Date & Time: Aug 30, 1975 at 1357 LT
Type of aircraft:
Fairchild F27
Nome – Savoonga – Gambell
Flight number:
Crew on board:
Crew fatalities:
Pax on board:
Pax fatalities:
Other fatalities:
Total fatalities:
Captain / Total flying hours:
Captain / Total hours on type:
Copilot / Total flying hours:
Copilot / Total hours on type:
Aircraft flight hours:
Wien Air Alaska Flight 99, a Fairchild F27B , was a regularly scheduled passenger and cargo flight from Nome, Alaska, to Savoonga and Gambell, two villages on St. Lawrence Island, Alaska. The captain's IFR flight plan, as filed with the Nome Flight Service Station (FSS), indicated a route of flight from Nome to Savoonga, via Island Intersection, then to Gambell, with a return to Nome via Island Intersection. The requested altitude was 12,000 feet and the listed alternate airports were Galena and Nome. At 1216, Flight 99 departed Nome and landed at Savoonga at 1306. The aircraft departed Savoonga at 1327 with an estimated time en route of 15 minutes to Gambell. There were 32 persons on board, 28 passengers and 4 crewmembers. When the Wien agent at Gambell heard Flight 99's radio transmissions after takeoff from Savoonga, she activated the Gambell Non Directional Beacon (NDB) . According to the cockpit voice recorder (CVR) transcript, the crew identified the Gambell NDB shortly after departing Savoonga and contacted the Wien agent at Gambell. The crew gave their estimated time of arrival and requested the weather. The agent replied, "Our current weather is partial obscured sky. Visibility 1 to 1/2 miles ... 1 mile to 1/2 mile with ... and fog, Temperature is 47°, wind is calm, altimeter 29.70." Soon thereafter, Flight 99 questioned the visibility; the agent replied that it was, "sometimes about 5 miles, it's very hard to tell..." When the flight arrived in the Gambell area, the captain, who was flying the aircraft, remarked to the first officer that fog appeared to be a problem. He also stated, "We'll take a shot from this way and if we can't make it, we'll come around and hit it from that side. If we can't make it from there, we'll turn out and (come in underneath it)." The pilot then made several attempts to land. According to some surviving passengers, the aircraft descended to a low altitude over the tundra to the south of the airport during one of the approaches. During another of the approaches, ground witnesses saw the aircraft make a low pass down the runway and then a right turn out to sea before it disappeared into the fog. Some of the survivors, including the flight attendant, believed that the aircraft touched down on this approach. The CVR indicates that the crew had the runway in sight but decided to execute a missed approach because they were too far down the runway to land safely. Flight data recorder (FDR) information shows that the aircraft descended to within a few feet of the surface. According to correlated CVR/FDR information, the aircraft then turned right, flew north, and make a relatively steep turn to the right. During this turn, the first officer said that a 155° heading inbound would be perfect. Cockpit conversations during the rollout indicated that the flight passed the NDB while on a heading of 140°. The captain then called for final flaps and landing gear. When last observed by ground witnesses, the aircraft was heading southeast. It flew over a beach and near boat racks located about 240 yards northeast of the NDB. It continued its course and passed over the eastern end of some newly constructed houses just north of Troutman Lake, which is located between the runway and Sevuokuk Mountain. Ground witnesses stated that the landing gear was lowered before they saw the aircraft disappear into the fog. Ground witnesses and survivors of the crash generally agreed that there was a considerable amount of patchy fog in the area and that visibility ranged from 1/4 to 1 1/2 miles. A heading of 140° was maintained for about 28 seconds until the aircraft struck Sevuokuk Mountain at an altitude of 424 feet. Several of the passengers could see the ground and were aware of their position relative to the village of Gambell. Some of them realized that the aircraft was going to hit the mountain and braced themselves. Shortly after the aircraft entered the fog and just before impact, some witnesses and survivors heard an increase in engine sound. The aircraft was destroyed upon impact and three crew members and seven passengers were killed. All other occupants were injured.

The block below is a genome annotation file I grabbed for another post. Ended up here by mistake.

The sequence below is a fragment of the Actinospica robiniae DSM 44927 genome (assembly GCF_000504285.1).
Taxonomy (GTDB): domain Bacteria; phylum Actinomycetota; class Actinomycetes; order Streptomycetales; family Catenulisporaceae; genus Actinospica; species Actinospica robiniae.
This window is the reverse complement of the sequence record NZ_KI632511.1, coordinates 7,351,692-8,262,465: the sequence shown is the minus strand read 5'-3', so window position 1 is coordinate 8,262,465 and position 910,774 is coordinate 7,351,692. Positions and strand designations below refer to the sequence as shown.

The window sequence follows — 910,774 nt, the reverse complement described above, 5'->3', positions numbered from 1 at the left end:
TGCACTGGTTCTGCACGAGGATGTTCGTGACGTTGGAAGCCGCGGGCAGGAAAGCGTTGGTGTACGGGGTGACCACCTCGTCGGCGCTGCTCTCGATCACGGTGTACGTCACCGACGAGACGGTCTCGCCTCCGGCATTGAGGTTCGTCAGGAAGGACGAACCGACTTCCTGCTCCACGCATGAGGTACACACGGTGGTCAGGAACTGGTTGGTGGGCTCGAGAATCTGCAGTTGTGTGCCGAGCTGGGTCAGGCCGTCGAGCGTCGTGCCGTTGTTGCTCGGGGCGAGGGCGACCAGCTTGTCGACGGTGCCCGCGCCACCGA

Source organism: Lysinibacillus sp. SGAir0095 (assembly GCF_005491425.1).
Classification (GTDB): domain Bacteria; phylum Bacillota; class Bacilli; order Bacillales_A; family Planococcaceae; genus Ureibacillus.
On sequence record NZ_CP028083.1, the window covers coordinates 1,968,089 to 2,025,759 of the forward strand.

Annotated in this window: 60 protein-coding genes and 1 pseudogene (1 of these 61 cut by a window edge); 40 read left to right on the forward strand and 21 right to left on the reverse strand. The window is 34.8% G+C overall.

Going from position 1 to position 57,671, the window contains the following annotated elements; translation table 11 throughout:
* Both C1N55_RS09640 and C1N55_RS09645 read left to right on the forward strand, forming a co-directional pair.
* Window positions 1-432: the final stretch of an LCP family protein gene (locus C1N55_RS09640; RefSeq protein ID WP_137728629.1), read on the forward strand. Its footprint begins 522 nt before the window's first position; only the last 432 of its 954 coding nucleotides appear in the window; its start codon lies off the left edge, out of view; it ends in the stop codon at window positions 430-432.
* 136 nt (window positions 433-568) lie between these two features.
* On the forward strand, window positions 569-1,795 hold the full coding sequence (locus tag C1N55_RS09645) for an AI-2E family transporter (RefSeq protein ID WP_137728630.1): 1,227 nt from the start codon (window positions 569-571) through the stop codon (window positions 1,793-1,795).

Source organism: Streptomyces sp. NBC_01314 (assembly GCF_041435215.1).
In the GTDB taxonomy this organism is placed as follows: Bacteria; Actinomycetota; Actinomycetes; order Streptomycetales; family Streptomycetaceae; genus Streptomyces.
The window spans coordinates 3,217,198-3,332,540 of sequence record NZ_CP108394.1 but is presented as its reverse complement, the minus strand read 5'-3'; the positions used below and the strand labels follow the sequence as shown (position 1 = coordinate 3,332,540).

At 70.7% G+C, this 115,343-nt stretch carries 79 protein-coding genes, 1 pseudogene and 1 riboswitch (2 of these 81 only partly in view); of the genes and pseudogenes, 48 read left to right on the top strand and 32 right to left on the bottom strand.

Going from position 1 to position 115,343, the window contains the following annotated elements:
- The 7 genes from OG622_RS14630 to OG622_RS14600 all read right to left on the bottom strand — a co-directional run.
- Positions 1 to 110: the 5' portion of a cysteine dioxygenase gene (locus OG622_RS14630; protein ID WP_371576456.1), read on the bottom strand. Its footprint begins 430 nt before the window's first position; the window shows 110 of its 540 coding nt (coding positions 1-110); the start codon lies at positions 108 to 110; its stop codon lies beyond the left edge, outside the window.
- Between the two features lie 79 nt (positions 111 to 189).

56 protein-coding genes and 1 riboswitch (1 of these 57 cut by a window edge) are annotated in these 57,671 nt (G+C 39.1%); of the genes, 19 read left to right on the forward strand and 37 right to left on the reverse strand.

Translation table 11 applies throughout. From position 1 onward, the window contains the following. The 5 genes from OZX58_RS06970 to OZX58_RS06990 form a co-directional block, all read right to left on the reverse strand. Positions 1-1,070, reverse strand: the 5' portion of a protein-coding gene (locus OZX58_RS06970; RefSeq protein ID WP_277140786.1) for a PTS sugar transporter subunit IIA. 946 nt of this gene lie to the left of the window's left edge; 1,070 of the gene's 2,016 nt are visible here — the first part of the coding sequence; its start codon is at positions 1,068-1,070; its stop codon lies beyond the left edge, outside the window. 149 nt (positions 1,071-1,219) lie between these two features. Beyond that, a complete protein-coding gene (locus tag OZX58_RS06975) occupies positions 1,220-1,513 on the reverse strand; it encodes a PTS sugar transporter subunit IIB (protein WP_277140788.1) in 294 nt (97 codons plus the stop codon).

Probable cause:
The National Transportation Safety Board determines that the probable cause of this accident was the flight crew's failure to adhere to prescribed company instrument approach procedures while attempting to land in adverse weather conditions. The following findings were reported:
- Weather in the area of the flight was below authorized minimums for an approach,
- The crew did not comply with approved instrument approach procedures during several attempts to land in instrument flight conditions,
- The runway rotating light beacon was no operating.
Final Report:
N4904.pdf3.31 MB